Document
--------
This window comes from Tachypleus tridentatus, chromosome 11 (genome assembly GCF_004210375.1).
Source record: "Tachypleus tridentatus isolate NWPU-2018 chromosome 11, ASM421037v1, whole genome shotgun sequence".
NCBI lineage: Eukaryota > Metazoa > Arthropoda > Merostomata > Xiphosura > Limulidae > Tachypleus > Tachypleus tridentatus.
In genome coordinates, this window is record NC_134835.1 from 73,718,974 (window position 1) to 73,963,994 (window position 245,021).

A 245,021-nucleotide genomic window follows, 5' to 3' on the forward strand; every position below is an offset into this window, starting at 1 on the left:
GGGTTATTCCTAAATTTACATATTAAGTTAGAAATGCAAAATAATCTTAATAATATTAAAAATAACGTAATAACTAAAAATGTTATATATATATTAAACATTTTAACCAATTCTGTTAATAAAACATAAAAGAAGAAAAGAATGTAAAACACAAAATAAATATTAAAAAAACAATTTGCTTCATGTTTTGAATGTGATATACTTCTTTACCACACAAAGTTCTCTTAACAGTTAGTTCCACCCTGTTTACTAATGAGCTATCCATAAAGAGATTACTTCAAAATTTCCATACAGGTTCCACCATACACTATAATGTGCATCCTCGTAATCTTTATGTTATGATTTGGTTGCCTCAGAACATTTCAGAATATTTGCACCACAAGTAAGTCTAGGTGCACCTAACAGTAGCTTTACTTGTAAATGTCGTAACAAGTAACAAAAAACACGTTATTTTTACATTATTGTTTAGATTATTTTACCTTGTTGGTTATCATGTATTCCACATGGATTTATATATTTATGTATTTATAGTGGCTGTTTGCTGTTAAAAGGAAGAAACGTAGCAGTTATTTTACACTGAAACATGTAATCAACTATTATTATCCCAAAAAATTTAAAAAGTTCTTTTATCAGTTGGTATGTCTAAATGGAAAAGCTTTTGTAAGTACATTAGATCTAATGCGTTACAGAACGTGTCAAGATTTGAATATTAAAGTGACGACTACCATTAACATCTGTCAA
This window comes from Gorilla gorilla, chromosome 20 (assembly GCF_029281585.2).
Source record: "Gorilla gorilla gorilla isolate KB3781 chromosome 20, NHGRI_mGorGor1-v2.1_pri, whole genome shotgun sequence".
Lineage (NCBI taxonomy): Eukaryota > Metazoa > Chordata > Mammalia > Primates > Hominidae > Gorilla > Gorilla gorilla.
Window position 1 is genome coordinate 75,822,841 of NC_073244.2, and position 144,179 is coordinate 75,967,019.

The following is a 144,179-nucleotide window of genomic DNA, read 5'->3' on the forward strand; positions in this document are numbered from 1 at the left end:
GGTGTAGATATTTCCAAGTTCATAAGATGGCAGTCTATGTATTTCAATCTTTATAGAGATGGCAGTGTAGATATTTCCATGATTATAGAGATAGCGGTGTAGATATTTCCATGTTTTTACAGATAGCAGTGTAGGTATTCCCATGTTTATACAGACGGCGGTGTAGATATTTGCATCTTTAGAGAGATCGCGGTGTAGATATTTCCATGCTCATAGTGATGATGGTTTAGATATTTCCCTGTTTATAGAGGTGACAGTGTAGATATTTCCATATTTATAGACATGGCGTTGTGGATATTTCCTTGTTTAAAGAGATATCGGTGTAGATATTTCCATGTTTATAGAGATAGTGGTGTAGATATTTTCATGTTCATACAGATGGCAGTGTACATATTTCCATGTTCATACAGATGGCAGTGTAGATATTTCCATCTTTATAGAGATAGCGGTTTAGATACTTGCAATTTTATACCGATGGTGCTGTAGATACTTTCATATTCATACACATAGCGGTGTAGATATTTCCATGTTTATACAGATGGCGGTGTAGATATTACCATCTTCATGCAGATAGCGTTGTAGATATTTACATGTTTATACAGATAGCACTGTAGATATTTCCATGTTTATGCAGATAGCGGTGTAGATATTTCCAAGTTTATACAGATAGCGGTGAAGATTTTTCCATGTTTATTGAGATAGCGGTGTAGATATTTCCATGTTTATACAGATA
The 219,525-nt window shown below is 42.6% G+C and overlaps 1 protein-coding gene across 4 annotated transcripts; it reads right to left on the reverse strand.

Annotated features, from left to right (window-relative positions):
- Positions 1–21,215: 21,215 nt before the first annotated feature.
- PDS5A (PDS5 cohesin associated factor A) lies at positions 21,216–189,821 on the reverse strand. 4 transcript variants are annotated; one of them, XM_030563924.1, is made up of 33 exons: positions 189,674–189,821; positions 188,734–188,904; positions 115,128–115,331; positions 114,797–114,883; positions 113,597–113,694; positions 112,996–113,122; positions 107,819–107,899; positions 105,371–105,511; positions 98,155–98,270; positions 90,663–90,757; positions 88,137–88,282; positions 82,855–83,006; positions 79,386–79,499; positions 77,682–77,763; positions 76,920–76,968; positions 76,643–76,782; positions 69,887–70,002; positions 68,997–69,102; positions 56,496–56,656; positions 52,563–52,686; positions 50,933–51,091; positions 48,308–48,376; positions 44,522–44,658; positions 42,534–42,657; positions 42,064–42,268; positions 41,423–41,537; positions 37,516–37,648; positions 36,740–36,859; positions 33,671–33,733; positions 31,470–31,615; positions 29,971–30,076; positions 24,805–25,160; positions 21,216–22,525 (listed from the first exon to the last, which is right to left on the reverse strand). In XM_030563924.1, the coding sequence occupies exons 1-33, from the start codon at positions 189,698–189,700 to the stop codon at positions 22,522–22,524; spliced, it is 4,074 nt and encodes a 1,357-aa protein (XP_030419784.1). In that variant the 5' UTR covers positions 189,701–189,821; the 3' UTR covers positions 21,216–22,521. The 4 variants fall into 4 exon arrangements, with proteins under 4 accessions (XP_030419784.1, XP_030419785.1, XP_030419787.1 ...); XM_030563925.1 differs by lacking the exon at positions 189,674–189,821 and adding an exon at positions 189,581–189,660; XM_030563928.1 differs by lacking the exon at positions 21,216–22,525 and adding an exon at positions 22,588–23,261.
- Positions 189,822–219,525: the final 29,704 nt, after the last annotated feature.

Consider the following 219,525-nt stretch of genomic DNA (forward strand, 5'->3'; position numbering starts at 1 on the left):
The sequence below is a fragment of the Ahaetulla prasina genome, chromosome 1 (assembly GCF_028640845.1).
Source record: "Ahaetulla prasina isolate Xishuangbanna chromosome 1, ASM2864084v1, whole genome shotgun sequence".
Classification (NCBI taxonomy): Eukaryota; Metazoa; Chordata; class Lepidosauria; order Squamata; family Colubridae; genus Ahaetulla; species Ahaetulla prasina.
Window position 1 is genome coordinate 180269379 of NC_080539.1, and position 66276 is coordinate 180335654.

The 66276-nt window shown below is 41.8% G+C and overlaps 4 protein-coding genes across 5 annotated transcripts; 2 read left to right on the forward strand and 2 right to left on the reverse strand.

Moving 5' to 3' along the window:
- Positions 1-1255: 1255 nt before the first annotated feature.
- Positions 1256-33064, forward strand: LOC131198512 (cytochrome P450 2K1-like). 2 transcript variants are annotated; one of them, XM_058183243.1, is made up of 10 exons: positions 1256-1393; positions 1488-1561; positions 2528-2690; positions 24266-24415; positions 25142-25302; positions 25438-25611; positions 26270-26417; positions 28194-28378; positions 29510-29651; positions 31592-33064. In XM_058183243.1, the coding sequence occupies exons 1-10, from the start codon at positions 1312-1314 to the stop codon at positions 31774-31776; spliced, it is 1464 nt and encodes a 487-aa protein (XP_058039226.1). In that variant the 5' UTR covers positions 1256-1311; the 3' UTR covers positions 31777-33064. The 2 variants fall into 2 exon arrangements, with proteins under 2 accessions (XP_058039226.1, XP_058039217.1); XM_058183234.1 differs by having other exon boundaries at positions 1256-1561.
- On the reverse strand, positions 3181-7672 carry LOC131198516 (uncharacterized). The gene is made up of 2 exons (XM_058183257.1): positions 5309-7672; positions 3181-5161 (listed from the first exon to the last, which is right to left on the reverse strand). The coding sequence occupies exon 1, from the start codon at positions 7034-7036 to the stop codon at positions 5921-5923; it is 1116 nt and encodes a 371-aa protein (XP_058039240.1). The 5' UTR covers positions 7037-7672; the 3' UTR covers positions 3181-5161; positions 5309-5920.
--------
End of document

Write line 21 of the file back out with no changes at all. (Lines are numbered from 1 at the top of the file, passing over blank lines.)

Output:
Classification (NCBI taxonomy): Eukaryota; Metazoa; Chordata; class Lepidosauria; order Squamata; family Colubridae; genus Ahaetulla; species Ahaetulla prasina.